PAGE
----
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GENUTH v. NABISCO

UNITED STATES DISTRICT COURT, SOUTHERN DISTRICT OF NEW YORK


September 16, 1948

GENUTH et al.
v.
NATIONAL BISCUIT CO.

The opinion of the court was delivered by: RIFKIND

Whether the defendant's motion be treated as one under Rule 12(b) and 12(h) Federal Rules of Civil Procedure, 28 U.S.C.A. -- to dismiss the action for lack of jurisdiction over the subject matter -- or as one for summary judgment under Rule 56 (see, Rule 12(c) as amended), it is clear that it now appears that the court is without jurisdiction by reason of Section 2(d) of the Portal-to-Portal Act of 1947, 29 U.S.C.A. ยง 252(d). The answers to the defendant's interrogatories and the affidavits leave no doubt that the activities *fn1" for which compensation is sought under the Fair Labor Standards Act were not compensable 'by either an express provision of a written or non written contract' or 'a custom or practice.' The affidavits submitted by plaintiffs and defendant leave not the slightest doubt with respect to this matter. Clearly there was a custom and practice for the employees to change clothes at the commencement and the conclusion of their work. There was neither custom nor practice to compensate for such activity. It is the latter which the statute makes decisive.

The Court of Appeals for the Second Circuit having found the Portal-to-Portal Act constitutionally valid, there is no longer any issue which need delay the dismissal of the complaint. Battaglia v. General Motors Corporation, 2 Cir., 169 F.2d 254; Darr v. Mutual Life Insurance Co., 2 Cir., 169 F.2d 262.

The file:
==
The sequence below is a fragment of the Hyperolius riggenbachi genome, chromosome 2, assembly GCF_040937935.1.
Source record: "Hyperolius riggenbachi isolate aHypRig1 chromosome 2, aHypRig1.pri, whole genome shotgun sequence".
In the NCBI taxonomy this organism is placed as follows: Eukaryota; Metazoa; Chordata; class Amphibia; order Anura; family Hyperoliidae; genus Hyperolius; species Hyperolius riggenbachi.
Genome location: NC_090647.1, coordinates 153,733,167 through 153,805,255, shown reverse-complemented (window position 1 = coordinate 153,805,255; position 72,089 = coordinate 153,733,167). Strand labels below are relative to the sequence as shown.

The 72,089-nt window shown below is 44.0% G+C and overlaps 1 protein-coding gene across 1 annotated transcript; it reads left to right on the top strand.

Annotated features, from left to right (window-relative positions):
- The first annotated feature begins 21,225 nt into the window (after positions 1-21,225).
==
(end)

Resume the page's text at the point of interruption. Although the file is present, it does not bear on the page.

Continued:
Plaintiffs have made a cross motion for leave to file a supplemental complaint to cover the period of employment subsequent to February 26, 1947, when the original complaint was filed. Insofar as the supplemental complaint is addressed to the period subsequent to the effective date of the Portal-to-Portal Act, I see no reason why the plaintiffs should not be allowed to file. The statutory standard for compensable activities engaged in after the effective date of the Act is different from that applicable to activities prior thereto; and the motion papers have not established that the claim for compensation for such later activities is beyond the court's jurisdiction. Considering especially that when the principal complaint in this action was filed the Portal-to-Portal Act had not yet been enacted, I see no reason why the plaintiffs should not be allowed to file the supplemental complaint despite the fact that the principal complaint is dismissed.

 The plaintiffs' motion for leave to file a supplemental complaint, as limited by this opinion, is granted. The defendant's motion is granted and the original complaint is dismissed.


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